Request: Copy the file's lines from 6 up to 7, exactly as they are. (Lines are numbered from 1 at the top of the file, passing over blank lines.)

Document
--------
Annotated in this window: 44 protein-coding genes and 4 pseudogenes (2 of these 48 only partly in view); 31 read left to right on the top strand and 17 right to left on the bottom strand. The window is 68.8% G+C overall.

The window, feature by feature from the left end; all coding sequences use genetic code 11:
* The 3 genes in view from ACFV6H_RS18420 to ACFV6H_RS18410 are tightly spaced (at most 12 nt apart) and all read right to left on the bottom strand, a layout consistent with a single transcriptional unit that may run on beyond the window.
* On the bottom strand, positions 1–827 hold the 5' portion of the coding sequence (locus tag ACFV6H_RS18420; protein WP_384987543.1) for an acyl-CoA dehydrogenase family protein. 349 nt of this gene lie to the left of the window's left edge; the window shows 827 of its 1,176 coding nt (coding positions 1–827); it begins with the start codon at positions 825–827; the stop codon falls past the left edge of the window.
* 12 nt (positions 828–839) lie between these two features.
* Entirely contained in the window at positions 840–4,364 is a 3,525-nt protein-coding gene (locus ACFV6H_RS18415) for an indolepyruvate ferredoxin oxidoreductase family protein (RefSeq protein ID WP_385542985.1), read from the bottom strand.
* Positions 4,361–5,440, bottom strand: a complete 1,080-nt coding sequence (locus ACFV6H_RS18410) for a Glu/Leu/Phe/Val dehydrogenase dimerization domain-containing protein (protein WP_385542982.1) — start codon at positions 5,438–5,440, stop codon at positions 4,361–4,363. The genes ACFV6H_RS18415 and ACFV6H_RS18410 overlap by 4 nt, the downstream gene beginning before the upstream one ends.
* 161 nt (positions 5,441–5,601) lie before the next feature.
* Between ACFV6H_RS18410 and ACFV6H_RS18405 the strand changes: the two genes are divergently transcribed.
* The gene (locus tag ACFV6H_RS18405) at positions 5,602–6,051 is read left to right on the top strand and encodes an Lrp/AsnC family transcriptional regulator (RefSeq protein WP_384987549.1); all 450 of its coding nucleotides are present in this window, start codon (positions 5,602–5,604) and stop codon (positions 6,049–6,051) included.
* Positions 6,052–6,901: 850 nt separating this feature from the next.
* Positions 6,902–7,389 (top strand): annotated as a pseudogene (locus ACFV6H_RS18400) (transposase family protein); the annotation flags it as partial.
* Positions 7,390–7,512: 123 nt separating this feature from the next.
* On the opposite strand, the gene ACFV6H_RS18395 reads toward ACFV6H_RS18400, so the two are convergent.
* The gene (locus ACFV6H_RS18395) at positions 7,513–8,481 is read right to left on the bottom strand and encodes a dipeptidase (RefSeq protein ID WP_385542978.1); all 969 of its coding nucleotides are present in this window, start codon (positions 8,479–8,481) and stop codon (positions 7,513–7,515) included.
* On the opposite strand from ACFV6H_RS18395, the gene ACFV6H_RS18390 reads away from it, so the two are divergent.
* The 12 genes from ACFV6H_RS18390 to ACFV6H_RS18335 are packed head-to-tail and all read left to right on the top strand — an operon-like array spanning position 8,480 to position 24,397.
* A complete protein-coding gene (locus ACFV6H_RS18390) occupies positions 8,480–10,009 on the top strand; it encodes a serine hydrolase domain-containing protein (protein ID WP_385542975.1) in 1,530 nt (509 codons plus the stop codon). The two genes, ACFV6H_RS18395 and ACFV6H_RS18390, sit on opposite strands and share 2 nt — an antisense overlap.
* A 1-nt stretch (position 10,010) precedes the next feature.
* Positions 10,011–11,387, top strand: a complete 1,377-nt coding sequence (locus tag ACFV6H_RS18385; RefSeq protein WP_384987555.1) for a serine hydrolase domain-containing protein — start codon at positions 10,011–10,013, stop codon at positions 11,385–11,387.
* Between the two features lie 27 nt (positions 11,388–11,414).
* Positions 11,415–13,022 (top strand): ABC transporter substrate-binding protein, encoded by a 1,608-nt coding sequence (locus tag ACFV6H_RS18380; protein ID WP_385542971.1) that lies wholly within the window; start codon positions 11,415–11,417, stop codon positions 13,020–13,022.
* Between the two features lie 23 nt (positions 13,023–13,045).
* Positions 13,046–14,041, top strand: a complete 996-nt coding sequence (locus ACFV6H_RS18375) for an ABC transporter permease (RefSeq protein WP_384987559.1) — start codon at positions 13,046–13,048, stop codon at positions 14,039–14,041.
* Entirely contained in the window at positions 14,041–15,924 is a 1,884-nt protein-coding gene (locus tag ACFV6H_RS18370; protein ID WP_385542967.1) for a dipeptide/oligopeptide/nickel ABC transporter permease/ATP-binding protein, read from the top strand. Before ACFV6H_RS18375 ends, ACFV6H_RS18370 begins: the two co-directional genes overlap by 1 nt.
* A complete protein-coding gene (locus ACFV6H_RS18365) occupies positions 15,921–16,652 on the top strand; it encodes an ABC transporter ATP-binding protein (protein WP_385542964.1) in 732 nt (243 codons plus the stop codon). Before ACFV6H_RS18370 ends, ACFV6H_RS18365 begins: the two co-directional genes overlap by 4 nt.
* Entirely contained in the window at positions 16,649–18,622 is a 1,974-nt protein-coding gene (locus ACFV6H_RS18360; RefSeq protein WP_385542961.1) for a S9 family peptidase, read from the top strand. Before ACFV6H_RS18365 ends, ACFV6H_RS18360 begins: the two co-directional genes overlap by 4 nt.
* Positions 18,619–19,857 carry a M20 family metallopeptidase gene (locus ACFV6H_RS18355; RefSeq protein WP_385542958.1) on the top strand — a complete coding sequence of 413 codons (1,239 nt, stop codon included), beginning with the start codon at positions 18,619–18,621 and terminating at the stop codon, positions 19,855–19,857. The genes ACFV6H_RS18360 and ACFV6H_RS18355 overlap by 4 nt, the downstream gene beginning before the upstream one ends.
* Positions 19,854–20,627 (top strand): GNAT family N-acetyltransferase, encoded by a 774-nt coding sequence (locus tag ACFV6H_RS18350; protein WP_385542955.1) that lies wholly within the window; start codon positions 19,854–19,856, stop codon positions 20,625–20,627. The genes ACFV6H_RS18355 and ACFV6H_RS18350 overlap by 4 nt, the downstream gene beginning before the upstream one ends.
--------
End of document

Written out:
* Entirely contained in the window at positions 840–4,364 is a 3,525-nt protein-coding gene (locus ACFV6H_RS18415) for an indolepyruvate ferredoxin oxidoreductase family protein (RefSeq protein ID WP_385542985.1), read from the bottom strand.
* Positions 4,361–5,440, bottom strand: a complete 1,080-nt coding sequence (locus ACFV6H_RS18410) for a Glu/Leu/Phe/Val dehydrogenase dimerization domain-containing protein (protein WP_385542982.1) — start codon at positions 5,438–5,440, stop codon at positions 4,361–4,363. The genes ACFV6H_RS18415 and ACFV6H_RS18410 overlap by 4 nt, the downstream gene beginning before the upstream one ends.